Ladies and gentlemen, boys and girls, the Shriners Circus is back. This year’s circus, taking place at the Shriners Auditorium in Wilmington, will offer 12 performances during school vacation week this April.
The Aleppo Shriners Circus began in 1951 and is the primary fundraiser to benefit the organization. The Aleppo Shriners are one of 200 chapters worldwide. The Shrine is best known for its colorful parades, its distinctive red fez, and its official philanthropy, the Shriners Hospitals for Children, often called “the heart and soul of the Shrine.”
“This all-new circus will be the greatest show to hit the Shriners Auditorium in 2022 and will be a fun-filled extravaganza for young and old,” says Roger Metcalfe, Shriners Circus chairman. Metcalfe should know. He has been a Shriner for 47 years and has chaired the circus committee for 17 years.
Metcalfe, who lives in Wilmington, says that being a Shriner runs in the family, having had uncles and cousins who were Shriners. The family tradition continues as his wife, sons, daughter, and grandchildren help him every year when the circus comes to town.
“Having had to cancel the circus the last two years due to the pandemic, I’m looking forward to seeing the young children as they react to all of the different acts,” says Metcalfe. “We pack a lot of entertainment into a two-hour show. Even the 20-minute intermission is full of activities.”
Circus attendees can expect to see aerialists, dancers, performers flying through the air, death-defying stuntmen riding four motorcycles at the same time in the Globe of Death, and a man being shot out of a cannon. Of course, the famous Aleppo Clowns will spread laughter and silliness throughout the arena. There will be no exotic animals at the circus.
The current president, or Potentate as his office is called, of the Aleppo Shriners is Robert Brown, who has been a Shriner for 43 years. He joined because his father was a Shriner, and he became hooked on the charitable work the organization does with the hospital.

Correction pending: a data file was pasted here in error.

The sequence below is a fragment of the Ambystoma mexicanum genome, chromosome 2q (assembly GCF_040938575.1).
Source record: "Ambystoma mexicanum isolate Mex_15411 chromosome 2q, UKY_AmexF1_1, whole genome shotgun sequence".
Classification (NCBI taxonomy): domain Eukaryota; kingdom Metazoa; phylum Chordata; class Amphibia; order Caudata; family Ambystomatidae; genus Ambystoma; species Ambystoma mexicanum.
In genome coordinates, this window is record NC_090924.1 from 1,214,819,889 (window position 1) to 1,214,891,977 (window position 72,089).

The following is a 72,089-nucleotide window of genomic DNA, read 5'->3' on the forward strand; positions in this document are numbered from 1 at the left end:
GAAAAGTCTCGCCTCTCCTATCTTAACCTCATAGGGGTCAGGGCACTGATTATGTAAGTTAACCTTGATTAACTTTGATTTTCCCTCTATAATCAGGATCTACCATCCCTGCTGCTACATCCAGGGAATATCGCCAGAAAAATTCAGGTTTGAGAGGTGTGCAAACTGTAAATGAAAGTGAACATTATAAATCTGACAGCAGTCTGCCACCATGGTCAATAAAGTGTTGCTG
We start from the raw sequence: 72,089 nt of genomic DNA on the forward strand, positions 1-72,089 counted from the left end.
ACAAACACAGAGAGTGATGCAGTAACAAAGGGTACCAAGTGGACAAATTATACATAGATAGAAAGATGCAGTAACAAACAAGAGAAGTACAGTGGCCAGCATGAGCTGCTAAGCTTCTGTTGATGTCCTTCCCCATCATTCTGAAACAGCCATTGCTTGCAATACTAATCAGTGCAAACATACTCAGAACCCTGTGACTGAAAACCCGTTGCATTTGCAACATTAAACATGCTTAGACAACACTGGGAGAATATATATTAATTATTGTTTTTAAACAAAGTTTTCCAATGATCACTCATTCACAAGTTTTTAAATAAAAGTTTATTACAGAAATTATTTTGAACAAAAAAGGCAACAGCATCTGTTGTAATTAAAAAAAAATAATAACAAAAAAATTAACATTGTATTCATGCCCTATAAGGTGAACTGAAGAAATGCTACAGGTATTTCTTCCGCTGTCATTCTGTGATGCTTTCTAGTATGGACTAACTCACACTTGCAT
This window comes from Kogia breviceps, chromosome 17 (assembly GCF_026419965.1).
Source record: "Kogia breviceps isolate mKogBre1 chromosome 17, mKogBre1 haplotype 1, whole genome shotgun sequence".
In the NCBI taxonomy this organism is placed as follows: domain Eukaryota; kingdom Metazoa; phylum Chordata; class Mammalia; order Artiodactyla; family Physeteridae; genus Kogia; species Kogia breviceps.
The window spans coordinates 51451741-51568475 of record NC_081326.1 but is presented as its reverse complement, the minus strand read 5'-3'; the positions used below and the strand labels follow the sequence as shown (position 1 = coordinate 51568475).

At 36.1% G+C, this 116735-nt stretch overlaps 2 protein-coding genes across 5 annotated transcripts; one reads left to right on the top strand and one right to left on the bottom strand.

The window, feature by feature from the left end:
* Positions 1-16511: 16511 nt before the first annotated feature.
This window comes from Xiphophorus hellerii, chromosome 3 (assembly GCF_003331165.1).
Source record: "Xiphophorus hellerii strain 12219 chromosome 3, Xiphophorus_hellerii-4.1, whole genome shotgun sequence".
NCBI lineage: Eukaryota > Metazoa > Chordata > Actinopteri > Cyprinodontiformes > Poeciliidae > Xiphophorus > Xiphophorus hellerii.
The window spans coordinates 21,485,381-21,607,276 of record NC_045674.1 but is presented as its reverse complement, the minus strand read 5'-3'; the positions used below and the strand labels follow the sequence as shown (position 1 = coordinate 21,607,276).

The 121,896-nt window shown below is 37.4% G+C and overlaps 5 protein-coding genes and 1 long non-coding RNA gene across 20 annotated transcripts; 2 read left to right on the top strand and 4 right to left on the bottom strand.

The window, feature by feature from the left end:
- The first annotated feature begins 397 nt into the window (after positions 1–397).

“I hope people will come and have a fun time,” says Robert Brown. “We’ve missed having the circus the last two years and I’m glad it is back so we can continue to fund our mission.”
Since opening its first hospital in 1922, Shriners Children’s has been devoted to providing high-quality specialty medical care to the children and families who need it regardless of their ability to pay or insurance status.
Today there are 20 nonprofit Shriners Children’s Hospitals across North America, including one in Boston.
Someone who knows first-hand how important Shriners Children’s is to those in need is lifelong circus attendee, Jennifer Spear of Pepperell.
“While the circus doesn’t directly support the hospitals, I love when they talk about these incredible facilities during the circus and how the Shriners are making an impact,” says Jennifer Spear. “My son, who has autism, had treatment at the Springfield hospital, and we never saw a bill.”
Spear’s grandfather became a Shriner in 1978 and both the Shriners and the circus have been a part of her life for as long as she can remember. Spear’s father, Cliff Critch, is a Shriner as are her husband and 19-year-old son. Spear and her mother serve as HONS, more commonly called Shrine Ladies.
“I love that there are so many different things going on at the same time at the circus,” adds Spear, who notes that one of her favorite childhood memories was collecting cards that the clowns give out with their picture and information on it. “Now one of my 10-year-old daughter’s favorite things is to collect the cards.”
“I’m so excited that the circus is back. I have a group of 25 friends and their kids who will be going together this year. While I love the food and the entertainers like the crazy motorcycle stunt drivers, my favorite part is seeing the people that are there every year to help with the circus and give back to the Shiners that give so much to others,” says Spear.
In addition to all the incredible entertainers, a new element that Brown is looking forward to is the Celebrity Ringmasters. The Shriners have invited local TV and radio personalities to join Brown as he welcomes the crowd at each performance. Some of the recognizable faces and voices that are scheduled to appear include Erika Tarantal from WCVB, Channel 5; Catherine Parrotta from Boston 25; Sue Tabb and Kendra Petrone from Magic 106.7; Kennedy from MIX 104.1; Ramiro from HOT 96.9; and Hank Morse from North Shore 104.9.
Of course, a circus wouldn’t be complete without food. There will be plenty of fried dough, pretzels, popcorn, burgers, sausages, and soda available. “We will also have our special lemonade and snow cones in souvenir cups,” adds Metcalfe.
“After all the restrictions we have had to live with over the last two years, we hope that people come and enjoy this all-new circus featuring some of the best performers and entertainers in the country.”